David Drake, author of The Tank Lords, The Sea Without a Shore, and dozens of other fantasy and SF novels, was also the man behind Carcosa, a small press he co-founded with Karl Edward Wagner in 1973. Carcosa published only four volumes — including Far Lands Other Days, a 590-page illustrated collection of the classic pulp fantasy of E. Hoffmann Price — but ah, what volumes they were!
Andy Duncan has started a new blog, Past and Present Futures, and he invited David to share his memories of Price. Yesterday he shared the results. Here’s a slice.
In fact [Price] spent only 30 days in the Philippines before the 15th Cav was recalled to the Mexican Border where Pancho Villa was raiding. Shortly after that they were shipped to France where they acted as mule skinners unloading freighters in Bayonne, France. He had stories about the prostitutes in all three continents.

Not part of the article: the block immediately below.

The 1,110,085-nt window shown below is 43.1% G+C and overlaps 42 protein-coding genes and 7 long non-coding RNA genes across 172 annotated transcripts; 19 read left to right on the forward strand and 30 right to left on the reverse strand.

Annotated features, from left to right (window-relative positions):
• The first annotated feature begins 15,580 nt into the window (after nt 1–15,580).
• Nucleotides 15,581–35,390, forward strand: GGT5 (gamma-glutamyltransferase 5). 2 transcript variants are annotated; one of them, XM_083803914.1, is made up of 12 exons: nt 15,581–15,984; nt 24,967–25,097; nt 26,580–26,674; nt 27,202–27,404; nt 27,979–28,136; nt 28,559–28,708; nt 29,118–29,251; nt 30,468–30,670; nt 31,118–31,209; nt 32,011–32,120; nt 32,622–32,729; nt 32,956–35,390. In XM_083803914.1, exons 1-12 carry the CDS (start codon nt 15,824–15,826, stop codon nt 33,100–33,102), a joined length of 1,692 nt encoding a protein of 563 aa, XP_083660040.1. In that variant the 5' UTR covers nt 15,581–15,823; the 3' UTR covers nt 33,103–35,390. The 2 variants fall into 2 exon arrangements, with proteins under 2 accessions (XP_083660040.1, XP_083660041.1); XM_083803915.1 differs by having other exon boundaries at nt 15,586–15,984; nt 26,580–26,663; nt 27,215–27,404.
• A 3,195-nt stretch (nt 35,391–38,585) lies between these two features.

When WW I was over, Ed was on garrison duty on the German border. The army created a service-wide scheme by which enlisted men could take an entrance exam for admission to West Point. Ed was one of the extremely few who gained admission through that test. He graduated in 1922 and was briefly a 2nd Lieutenant assigned to a Coast Artillery unit in NJ. He resigned ahead of a court martial because he had gotten to know the battalion commander’s wife rather better than the major was pleased to learn.
I’ve told the story this way to make it clear that though Ed was very smart, he was also an iconoclast who was not even slightly interested in polite society or its norms. He was acting out in the introduction [to Far Lands Other Days], but I don’t doubt he meant what he said.